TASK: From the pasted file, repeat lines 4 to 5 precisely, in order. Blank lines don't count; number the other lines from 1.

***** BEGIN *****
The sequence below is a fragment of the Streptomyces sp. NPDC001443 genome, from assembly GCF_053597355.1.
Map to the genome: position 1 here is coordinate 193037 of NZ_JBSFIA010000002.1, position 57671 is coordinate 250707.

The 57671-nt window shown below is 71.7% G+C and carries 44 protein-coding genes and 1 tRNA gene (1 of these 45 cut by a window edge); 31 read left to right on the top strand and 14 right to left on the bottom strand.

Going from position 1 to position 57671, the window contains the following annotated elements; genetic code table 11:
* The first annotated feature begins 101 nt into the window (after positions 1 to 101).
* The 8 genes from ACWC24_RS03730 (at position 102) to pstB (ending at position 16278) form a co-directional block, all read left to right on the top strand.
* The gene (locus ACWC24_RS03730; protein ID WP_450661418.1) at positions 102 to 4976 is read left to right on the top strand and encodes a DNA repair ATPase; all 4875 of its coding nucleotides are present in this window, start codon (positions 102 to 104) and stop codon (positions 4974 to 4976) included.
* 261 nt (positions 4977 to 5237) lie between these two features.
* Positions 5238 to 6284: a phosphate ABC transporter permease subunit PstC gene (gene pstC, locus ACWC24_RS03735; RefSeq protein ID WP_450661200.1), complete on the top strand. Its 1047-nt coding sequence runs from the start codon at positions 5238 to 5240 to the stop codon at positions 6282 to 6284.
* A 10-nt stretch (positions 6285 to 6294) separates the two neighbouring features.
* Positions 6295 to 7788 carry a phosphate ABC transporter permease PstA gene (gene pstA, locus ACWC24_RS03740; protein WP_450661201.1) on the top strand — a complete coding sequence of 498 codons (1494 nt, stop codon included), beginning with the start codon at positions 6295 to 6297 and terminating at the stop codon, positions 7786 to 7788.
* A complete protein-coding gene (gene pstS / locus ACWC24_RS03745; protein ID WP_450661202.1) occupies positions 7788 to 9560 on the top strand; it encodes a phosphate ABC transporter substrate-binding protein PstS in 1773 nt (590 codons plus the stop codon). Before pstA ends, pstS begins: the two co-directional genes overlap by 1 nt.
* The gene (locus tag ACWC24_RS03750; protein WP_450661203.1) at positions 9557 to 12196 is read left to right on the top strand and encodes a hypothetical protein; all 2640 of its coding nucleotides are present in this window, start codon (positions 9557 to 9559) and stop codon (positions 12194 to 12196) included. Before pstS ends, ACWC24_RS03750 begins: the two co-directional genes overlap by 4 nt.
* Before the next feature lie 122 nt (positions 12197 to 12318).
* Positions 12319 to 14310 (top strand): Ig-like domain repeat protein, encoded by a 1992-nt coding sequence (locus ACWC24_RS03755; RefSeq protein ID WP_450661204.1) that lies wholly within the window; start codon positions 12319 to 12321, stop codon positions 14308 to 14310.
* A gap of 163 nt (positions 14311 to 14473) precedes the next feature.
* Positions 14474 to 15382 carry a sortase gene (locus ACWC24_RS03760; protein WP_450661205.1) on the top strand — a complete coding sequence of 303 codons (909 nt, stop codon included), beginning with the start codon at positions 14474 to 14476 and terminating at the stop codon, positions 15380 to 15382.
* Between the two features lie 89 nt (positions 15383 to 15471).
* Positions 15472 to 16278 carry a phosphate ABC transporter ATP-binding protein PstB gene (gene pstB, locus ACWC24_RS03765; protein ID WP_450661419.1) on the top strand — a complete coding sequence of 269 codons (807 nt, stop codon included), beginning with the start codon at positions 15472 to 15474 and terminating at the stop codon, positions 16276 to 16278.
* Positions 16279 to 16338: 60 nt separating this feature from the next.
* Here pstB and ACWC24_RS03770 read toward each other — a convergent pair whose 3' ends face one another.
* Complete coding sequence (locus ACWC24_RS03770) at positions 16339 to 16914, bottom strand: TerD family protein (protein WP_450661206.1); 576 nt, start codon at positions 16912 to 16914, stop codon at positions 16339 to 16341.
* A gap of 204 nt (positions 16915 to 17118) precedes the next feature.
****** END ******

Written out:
Going from position 1 to position 57671, the window contains the following annotated elements; genetic code table 11:
* The first annotated feature begins 101 nt into the window (after positions 1 to 101).